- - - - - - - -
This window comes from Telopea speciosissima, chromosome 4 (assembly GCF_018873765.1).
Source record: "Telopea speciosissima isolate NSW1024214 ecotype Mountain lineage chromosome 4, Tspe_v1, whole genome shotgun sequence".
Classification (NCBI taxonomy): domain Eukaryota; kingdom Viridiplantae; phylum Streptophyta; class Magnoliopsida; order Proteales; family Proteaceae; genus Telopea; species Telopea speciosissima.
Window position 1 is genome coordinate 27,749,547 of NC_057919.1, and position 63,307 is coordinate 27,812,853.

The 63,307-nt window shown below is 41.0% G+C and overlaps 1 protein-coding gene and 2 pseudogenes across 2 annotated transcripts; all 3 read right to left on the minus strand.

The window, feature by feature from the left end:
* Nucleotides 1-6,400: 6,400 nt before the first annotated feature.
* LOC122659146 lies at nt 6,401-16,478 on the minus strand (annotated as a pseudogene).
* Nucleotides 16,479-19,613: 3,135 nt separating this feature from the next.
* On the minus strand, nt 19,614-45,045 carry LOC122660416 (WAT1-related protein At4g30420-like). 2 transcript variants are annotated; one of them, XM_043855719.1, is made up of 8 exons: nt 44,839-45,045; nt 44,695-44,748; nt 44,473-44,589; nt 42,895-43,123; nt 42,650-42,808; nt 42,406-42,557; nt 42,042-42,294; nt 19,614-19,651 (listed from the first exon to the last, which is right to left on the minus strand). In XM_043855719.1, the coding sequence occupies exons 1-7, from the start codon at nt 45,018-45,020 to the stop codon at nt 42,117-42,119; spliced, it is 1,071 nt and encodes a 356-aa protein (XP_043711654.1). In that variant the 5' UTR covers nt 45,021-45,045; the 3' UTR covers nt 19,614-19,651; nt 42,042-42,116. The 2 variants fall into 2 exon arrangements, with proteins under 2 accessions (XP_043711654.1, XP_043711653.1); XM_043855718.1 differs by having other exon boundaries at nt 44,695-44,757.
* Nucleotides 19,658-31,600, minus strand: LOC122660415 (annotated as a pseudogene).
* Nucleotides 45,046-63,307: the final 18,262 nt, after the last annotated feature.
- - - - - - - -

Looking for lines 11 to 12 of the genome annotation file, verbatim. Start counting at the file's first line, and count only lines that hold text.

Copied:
* Nucleotides 19,658-31,600, minus strand: LOC122660415 (annotated as a pseudogene).
* Nucleotides 45,046-63,307: the final 18,262 nt, after the last annotated feature.